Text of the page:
Charles Bonner was my first SNCC friend and co-worker. He and Eric Jones were in charge of voter registration for SNCC in Wilcox County where I was working with SCLC’s summer voter registration project. He immediately inducted me into SNCC. For the rest of the summer, he and his girlfriend Jan, my boyfriend Bob Block and I spent time together in Selma, as well as doing some canvassing in Wilcox. Freedom Summer 1965 was one of the last truly cooperative projects with SNCC, SCLC, NAACP and dozens of local improvement associations working together on one goal: voter registration. For information on why this work was so essential and my orientation to SCOPE please visit the Civil Rights Veteran’s website http://www.crmvet.org/info/scope1.htm
Excerpt from 1965 This Little Light of Mine, This Bright Light of Ours: stories of the Wilcox County Freedom Fight © 2011
Nonviolence as a Strategy versus a Philosophy
The next day we had breakfast with Chuck and Jan somewhere nearby. Over coffee with a still muddled brain, I tried to explain my understanding of nonviolence is that it boils down to being like a spiritual martial art.
“You take the negative energy, the hate rushing towards you and turn it back on the perpetrator in the form of love. That should melt down his defenses or at least make him stop and think. I believe that if you hate or hit back, you become no better than the oppressor. ”
Then Chuck explained that SNCC uses the word nonviolent in their name, but nonviolence is just a strategy, not a philosophy or belief.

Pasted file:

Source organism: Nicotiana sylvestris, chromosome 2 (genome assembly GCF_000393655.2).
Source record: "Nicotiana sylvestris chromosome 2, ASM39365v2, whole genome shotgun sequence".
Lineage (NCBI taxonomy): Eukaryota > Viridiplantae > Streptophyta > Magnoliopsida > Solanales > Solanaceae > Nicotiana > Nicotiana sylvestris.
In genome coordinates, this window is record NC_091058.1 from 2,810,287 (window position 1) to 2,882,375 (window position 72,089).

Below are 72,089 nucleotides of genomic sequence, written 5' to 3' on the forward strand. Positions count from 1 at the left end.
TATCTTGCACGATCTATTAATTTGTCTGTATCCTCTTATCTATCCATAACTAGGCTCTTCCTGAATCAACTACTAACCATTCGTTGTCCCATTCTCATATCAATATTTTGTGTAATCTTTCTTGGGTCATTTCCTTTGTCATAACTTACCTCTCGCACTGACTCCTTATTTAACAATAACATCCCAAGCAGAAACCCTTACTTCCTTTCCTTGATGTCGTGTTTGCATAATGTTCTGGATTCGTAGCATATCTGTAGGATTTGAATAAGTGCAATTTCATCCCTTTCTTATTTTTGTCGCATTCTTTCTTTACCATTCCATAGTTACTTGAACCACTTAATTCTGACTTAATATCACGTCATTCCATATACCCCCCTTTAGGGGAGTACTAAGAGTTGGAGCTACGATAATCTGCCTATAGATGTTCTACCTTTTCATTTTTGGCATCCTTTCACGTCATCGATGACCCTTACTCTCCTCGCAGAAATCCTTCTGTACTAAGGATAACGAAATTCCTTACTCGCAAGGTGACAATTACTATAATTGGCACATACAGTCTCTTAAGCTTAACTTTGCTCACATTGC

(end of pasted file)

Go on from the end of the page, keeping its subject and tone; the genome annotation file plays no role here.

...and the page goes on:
“We use it when it’s convenient, when it will get press, prevent a mass murder and recruit more people to be active. When necessary, we use any weapon: rocks, knives, even guns, especially in isolated situations where you are outnumbered or outrun. There’s no political advantage from taking a beating or getting shot if no one is there to cover it. ”
Bob said he absolutely agreed with that, which made my stomach queasy, not only from last night’s liquor. “But, I don’t mind getting beat or even dying for The Movement, but I sure as hell don’t want to die if these guys don’t even want me here,” Bob added.
“Well I want you here, that’s for damn sure. Ya’ll been damn straight with us. But it is gettin’ time to go. Fact is, me and Jan are thinkin’ of heading out there to San Francisco with you all, in a few weeks.” Chuck went on to explain that getting an education is a form of activism, too.
Jan said that she thought, “Black power will come through independence that comes with achieving affluence and influence in the tradition of the often-maligned Booker T. Washington founder of Tuskegee Institute.” We groaned in self-mockery at our intellectual talk and the giddy guilt that we could, all four of us, drive away from Selma, alive.